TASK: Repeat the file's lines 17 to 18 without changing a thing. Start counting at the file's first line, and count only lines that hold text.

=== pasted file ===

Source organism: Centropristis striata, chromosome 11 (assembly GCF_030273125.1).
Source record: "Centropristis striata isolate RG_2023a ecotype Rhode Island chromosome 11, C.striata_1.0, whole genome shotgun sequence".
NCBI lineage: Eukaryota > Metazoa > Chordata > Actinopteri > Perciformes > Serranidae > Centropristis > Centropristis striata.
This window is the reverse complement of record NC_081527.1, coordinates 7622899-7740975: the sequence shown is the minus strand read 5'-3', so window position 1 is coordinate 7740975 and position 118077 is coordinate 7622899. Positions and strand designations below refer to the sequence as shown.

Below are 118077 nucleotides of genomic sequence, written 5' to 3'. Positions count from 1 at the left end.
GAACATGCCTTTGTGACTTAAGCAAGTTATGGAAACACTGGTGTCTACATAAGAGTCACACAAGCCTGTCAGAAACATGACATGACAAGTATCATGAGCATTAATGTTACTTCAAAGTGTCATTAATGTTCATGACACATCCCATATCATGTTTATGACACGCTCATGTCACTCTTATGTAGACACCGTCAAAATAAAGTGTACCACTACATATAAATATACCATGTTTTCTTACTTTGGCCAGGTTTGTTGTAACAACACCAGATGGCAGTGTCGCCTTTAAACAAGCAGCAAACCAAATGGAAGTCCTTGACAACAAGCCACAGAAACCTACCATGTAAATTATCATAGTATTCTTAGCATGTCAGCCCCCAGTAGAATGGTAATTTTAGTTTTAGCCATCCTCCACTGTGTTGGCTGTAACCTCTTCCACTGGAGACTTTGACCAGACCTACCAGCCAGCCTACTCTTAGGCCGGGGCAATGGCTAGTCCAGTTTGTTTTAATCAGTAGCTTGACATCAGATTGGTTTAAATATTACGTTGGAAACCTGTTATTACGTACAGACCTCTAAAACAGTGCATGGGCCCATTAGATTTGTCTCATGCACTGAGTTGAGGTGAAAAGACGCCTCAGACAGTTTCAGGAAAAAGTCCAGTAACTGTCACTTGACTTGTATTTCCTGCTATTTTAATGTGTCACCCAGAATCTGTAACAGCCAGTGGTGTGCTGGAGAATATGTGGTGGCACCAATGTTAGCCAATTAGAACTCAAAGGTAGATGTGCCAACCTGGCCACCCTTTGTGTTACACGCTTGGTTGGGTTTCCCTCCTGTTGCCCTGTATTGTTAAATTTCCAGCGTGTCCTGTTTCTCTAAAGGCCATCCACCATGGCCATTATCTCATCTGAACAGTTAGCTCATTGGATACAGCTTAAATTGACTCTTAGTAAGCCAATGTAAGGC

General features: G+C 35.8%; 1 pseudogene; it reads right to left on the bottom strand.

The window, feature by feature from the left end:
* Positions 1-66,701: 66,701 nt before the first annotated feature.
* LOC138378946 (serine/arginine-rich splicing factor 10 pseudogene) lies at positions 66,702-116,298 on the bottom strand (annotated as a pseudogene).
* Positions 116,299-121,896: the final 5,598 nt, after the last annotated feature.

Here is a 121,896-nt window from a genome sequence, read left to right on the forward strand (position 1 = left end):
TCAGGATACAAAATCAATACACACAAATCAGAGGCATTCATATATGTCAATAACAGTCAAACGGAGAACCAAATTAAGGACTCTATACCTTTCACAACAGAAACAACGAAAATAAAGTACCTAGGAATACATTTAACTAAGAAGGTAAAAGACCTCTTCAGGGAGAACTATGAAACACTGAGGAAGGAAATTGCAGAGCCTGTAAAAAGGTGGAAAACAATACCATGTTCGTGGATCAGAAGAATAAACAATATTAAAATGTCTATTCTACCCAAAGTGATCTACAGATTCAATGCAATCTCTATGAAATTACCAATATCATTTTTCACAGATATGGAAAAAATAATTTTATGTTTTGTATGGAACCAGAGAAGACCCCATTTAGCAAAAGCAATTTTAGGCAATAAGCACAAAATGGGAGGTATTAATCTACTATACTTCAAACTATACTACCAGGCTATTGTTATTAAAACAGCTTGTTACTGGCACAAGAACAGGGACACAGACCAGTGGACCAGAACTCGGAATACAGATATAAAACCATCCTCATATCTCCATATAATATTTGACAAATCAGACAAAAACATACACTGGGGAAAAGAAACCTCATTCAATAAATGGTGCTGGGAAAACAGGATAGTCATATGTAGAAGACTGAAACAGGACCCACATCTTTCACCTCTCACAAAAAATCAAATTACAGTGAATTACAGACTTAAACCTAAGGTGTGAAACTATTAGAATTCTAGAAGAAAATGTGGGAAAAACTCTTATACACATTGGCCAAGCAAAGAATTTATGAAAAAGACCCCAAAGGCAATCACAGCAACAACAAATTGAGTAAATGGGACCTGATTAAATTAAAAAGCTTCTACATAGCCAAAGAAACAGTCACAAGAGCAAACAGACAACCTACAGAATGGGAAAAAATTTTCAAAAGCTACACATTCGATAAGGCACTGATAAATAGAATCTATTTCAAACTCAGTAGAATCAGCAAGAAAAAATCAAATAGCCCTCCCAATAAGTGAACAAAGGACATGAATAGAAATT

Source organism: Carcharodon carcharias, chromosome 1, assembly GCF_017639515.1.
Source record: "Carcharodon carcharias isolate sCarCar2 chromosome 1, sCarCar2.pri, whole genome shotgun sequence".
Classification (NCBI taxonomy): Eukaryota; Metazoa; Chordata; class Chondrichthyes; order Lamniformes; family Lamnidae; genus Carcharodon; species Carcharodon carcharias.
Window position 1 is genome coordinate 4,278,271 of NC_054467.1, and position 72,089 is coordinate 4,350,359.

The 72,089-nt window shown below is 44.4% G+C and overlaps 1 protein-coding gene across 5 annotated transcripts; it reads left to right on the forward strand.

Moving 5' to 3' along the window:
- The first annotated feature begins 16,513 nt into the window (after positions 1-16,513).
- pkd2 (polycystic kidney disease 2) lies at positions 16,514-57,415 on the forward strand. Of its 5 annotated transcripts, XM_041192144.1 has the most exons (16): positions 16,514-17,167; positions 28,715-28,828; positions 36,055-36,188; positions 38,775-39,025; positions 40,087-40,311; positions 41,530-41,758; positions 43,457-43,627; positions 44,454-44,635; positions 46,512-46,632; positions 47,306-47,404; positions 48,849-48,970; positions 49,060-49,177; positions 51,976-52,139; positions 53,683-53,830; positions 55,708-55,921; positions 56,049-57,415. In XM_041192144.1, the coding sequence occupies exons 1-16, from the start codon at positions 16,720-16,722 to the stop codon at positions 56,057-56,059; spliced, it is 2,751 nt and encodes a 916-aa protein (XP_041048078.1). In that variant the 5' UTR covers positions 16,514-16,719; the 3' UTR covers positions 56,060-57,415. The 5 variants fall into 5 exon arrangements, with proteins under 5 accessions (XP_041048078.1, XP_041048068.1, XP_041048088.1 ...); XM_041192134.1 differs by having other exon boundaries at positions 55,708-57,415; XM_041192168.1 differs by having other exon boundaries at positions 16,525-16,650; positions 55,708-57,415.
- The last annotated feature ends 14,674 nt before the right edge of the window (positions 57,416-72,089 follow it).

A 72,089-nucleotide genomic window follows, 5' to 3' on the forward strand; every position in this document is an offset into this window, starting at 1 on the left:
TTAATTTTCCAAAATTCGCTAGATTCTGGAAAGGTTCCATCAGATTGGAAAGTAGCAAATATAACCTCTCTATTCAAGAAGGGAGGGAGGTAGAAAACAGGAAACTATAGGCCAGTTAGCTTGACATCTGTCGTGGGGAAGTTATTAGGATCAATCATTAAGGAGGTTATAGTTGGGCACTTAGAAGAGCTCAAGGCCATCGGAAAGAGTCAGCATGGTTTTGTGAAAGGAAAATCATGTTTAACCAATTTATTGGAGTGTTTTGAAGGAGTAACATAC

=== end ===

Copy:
Window position 1 is genome coordinate 4,278,271 of NC_054467.1, and position 72,089 is coordinate 4,350,359.

The 72,089-nt window shown below is 44.4% G+C and overlaps 1 protein-coding gene across 5 annotated transcripts; it reads left to right on the forward strand.